On the other hand, two common methods that use vertical segments are Canadian straitlacing and the bowtie methods (Figure 3). (Canadian straitlacing is named for its historical usage by Canada’s armed forces, mainly because boots laced this way can be easily removed with one cut of a knife in case of emergencies [3].)
Figure 3 Common lacing methods which use vertical segments: Canadian straitlacing and bowtie. Gray lines represent the segments that cannot be seen from outside.
The Shortest Lacing
First let’s test the dense lacings. Assuming the laces are pulled tight, we could use Pythagoras’ theorem to find formulas for their lengths in terms of h, g and n [4]; interested readers may try to derive them by referring to the diagrams:
Crisscross:
European:
Shoe-store:
But the alternating property gives us a nice way to compare their lengths without doing any calculation. Say one end of the lacing lies on column A, at eyelet A_{k}. Imagine setting a mirror on column B so column A is reflected; then we can draw the reflected column A as a new column C with the eyelet A_{k} reflected onto C_{k}. Continue “unfolding” the lacing in this way [5]. Now instead of being laced between two columns of eyelets, our lacing moves horizontally across Figure 4 column by column, while reflecting the real length of each segment throughout the lacing.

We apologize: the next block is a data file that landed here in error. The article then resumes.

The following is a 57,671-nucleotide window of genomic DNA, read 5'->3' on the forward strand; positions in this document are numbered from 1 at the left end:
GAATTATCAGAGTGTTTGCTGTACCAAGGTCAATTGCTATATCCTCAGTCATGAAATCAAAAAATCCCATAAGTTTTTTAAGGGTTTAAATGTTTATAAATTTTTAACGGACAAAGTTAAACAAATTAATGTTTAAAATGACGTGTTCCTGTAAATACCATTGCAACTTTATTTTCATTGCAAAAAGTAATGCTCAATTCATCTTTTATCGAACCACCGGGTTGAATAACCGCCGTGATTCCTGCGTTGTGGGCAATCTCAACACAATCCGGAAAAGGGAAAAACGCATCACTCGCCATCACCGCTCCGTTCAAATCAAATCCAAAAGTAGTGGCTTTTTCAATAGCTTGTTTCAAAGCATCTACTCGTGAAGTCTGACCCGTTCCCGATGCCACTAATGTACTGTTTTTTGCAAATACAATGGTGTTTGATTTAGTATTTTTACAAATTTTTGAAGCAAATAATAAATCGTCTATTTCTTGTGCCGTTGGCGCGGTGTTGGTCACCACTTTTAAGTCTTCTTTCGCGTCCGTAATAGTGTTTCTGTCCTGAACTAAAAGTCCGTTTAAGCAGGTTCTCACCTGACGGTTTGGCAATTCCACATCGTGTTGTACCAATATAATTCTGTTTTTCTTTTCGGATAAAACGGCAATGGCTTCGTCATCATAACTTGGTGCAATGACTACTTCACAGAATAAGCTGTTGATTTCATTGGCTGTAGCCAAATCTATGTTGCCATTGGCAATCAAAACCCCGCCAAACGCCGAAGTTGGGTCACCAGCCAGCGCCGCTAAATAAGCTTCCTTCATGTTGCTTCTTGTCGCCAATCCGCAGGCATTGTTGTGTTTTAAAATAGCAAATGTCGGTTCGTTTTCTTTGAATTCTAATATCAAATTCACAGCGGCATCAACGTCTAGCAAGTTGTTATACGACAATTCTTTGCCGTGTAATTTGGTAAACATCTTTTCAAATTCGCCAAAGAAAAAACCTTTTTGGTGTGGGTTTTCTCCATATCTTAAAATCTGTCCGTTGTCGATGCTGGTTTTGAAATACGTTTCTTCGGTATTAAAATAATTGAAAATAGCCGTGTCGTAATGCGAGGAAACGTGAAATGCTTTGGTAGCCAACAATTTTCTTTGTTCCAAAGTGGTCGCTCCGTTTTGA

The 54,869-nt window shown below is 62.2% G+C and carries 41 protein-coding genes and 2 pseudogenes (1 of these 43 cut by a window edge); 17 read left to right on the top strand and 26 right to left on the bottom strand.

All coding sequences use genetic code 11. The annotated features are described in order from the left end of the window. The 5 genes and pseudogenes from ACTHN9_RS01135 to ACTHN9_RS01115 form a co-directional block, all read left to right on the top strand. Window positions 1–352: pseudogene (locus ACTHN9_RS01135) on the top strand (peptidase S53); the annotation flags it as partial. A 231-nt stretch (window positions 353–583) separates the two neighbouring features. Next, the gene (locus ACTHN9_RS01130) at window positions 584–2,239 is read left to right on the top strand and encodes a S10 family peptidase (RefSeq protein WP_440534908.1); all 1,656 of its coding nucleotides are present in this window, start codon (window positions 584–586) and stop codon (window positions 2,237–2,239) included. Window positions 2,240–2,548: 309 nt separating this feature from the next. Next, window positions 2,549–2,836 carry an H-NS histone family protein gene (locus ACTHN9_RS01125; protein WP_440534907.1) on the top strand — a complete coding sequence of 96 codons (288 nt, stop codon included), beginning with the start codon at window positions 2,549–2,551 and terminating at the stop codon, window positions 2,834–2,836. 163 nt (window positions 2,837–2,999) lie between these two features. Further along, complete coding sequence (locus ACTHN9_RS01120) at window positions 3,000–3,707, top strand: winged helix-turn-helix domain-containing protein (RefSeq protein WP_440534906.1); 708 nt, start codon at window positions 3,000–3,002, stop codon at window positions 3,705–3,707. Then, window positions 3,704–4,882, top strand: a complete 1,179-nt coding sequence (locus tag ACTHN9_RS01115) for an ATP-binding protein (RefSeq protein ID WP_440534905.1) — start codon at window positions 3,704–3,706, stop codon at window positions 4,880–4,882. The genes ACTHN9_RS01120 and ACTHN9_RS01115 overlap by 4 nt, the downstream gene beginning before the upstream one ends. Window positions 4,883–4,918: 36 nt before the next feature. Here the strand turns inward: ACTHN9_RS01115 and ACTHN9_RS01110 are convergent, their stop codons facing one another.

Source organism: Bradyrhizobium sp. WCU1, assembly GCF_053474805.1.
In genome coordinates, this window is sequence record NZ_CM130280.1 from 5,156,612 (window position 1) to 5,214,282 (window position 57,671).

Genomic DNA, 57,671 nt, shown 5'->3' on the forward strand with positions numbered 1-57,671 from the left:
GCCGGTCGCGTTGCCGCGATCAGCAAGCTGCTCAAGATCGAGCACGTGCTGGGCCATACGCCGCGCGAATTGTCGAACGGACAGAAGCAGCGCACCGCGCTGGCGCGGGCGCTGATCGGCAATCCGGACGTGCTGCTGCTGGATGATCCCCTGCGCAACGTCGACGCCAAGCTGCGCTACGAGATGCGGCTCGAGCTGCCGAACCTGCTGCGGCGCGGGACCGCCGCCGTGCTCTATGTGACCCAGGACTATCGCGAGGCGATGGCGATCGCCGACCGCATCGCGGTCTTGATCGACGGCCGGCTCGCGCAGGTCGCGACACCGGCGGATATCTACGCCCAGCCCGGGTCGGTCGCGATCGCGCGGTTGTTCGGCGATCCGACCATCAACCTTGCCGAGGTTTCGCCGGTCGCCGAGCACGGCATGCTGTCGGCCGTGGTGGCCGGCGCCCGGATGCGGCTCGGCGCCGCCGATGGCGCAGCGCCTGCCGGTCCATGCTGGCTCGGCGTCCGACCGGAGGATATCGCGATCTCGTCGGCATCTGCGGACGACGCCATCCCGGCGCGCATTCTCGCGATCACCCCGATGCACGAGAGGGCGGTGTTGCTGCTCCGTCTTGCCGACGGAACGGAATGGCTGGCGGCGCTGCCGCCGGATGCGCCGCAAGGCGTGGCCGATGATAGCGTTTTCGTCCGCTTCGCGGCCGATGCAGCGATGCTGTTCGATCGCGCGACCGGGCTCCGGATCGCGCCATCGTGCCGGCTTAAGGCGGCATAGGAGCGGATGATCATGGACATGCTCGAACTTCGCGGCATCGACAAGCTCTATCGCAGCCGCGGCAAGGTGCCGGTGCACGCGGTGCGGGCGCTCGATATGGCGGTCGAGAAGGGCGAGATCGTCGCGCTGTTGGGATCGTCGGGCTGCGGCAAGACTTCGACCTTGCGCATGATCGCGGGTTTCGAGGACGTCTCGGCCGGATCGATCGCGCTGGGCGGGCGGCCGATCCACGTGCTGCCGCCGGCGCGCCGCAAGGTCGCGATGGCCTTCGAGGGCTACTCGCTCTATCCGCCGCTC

Figure 4 “Unfolded” lacing paths of the three alternating lacings: crisscross (red), European (blue), and shoe-store (green) [4]. The triangle shaded in orange can be used to compare the length of the crisscross and the European lacings.
By considering the orange triangle in Figure 4, we know that the crisscross lacing must be shorter than the European lacing, because the European lacing always runs along two sides of a triangle while the crisscross runs along the third side. By the triangle inequality (the sum of any two sides of a triangle is longer than the third side) the European is longer than the crisscross. To compare the European and the shoe-store method we eliminate the horizontal segments from both lacings (each of them has n − 1 horizontal segments) and the segments of matching slope. The remaining segments form the paths in darker colors in Figure 5 (left).